Instead, the White Sox claimed a 5-3 victory before a crowd of 25,464, which included the largest walk-up sales of the season at almost 2,600. They completed their first sweep since Sept. 14-16 at Minnesota last season behind Dylan Axelrod (3-3), who officially will be part of the starting rotation moving forward, and four relievers.
Jesse Crain picked up his 15th hold by striking out the side in the eighth for his 20th straight scoreless appearance covering 18 1/3 innings. Closer Addison Reed came on to fan two in the ninth for his 17th save in 18 chances.
This victory improved the White Sox homestand record to 5-1, with four games coming this week against the Cubs in two-game, home-and-home sets, beginning on Monday night on the South Side. They have won nine of their last 12 and, at 24-24, moved to .500 for the first time since they were 4-4 on April 10.
It's not exactly the celebration they envisioned on Memorial Day when the season began. Then again, after the rough, injury-riddled six weeks to open the campaign, the White Sox are more than satisfied with their current standing.
"Being .500, we feel like now the only way is up," Axelrod said. "Good things are happening."
"It's nice," said White Sox right fielder Alex Rios, who drove in an insurance run with an eighth-inning single. "We've been playing good ball since a couple weeks ago, and it's looking good."
Timely hitting and fundamentally sound defense were absent from the White Sox when they struggled to a season-worst six games under. 500 as recently as May 13. The counter to those problems were present in Sunday's victory.
Adam Dunn opened the scoring with a two-run, two-out, opposite-field home run off of Marlins starter Alex Sanabia (3-7) in the first inning. It came on Sanabia's first pitch, ending Dunn's 0-for-17 slump, and arrived two batters after Alexei Ramirez's single.
Back issues have bothered Dunn since he left a May 18 game in Anaheim. But Dunn said that problem has begun to get better.
"Hopefully, it will be really good tomorrow and we'll get rolling," Dunn said.
"Anytime he's hitting balls to left field, it just puts him in a good spot," said White Sox manager Robin Ventura of Dunn. "The home run was big to get us on the board."
Miami (13-37) tied the score with two runs in the second, even with Dayan Viciedo throwing out Chris Coghlan at the plate when he tried to score on Justin Ruggiano's single. But Alejandro De Aza's two-run double gave the lead back to the White Sox in the bottom of the frame.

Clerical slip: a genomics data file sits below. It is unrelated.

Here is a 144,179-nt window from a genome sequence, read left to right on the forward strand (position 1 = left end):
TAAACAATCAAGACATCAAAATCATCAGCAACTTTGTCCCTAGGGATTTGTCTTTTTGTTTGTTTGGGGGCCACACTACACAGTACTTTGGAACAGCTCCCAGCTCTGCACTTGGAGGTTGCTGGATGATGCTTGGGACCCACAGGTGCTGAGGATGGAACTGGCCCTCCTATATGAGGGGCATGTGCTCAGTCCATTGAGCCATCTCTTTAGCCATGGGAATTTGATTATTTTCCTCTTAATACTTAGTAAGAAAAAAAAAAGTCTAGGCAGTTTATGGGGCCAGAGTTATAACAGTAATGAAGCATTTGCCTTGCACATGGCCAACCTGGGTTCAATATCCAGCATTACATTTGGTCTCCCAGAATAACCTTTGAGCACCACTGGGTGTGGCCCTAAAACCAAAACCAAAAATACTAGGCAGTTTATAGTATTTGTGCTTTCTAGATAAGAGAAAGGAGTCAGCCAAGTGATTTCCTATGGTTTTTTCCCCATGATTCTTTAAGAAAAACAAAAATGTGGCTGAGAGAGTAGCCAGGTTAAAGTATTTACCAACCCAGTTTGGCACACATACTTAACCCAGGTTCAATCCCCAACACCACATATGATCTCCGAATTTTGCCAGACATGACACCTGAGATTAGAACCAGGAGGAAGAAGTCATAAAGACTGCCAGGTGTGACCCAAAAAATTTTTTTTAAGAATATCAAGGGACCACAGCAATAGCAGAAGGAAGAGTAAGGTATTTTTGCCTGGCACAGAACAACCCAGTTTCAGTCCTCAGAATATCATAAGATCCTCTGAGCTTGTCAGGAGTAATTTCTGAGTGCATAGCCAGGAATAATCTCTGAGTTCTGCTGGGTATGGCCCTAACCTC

Marcell Ozuna's groundout moved the Marlins within one in the third, but the score stayed there thanks to Hector Gimenez's great block of the plate in the sixth. Ozuna tried to score from second after Rios bobbled Ruggiano's single, but Gimenez's foot prevented Ozuna from ever reaching home -- despite him beating the throw.
"We had, obviously, the two plays at the plate," Marlins manager Mike Redmond said. "It looked like today was going to be a pretty high-scoring game, but their pitchers kind of settled in after the third inning. We're not scoring a lot of runs, so we have to be better on the bases."
"Our outfielders have some good arms," said Axelrod of the White Sox defense, which has committed just three errors over the last 10 games. "That's the difference in the game right there."
Axelrod allowed three runs on six hits over 5 1/3 innings, striking out one and walking two. He still picked up his third straight victory, after going winless in the seven previous starts.
Reaching .500, not to mention moving within 2 1/2 games of the second-place Indians in the American League Central, represents a significant step forward for Ventura's crew. This upward move also brings up a number of more important questions.
Can the White Sox move above .500 in the near future and stay significantly above that mark? Are they a playoff-caliber team, currently at four games behind the division-leading Tigers? After the victory, Dunn added another point of concern about the overall inconsistency of the club's bats.
"Offensively, we're still not clicking. It seems like we get one or two guys going and the rest of us kind of don't swing the bats well," Dunn said. "We're playing good baseball, but we're just not getting the offensive production that we're accustomed to getting."
One thing is certain: The White Sox make no apologies for two walk-off wins and a two-run decision over baseball's worst team. They aren't concerned about the look of the wins, as long as they keep winning.
"Right now, everything is clicking," Reed said. "We are playing the ball we know how to play."
"I definitely don't think we've played our best baseball," Dunn said. "If people think we have, I think they're crazy. We started out playing terrible defense. Offensively, we haven't got it going, and yet we're right in the middle of it."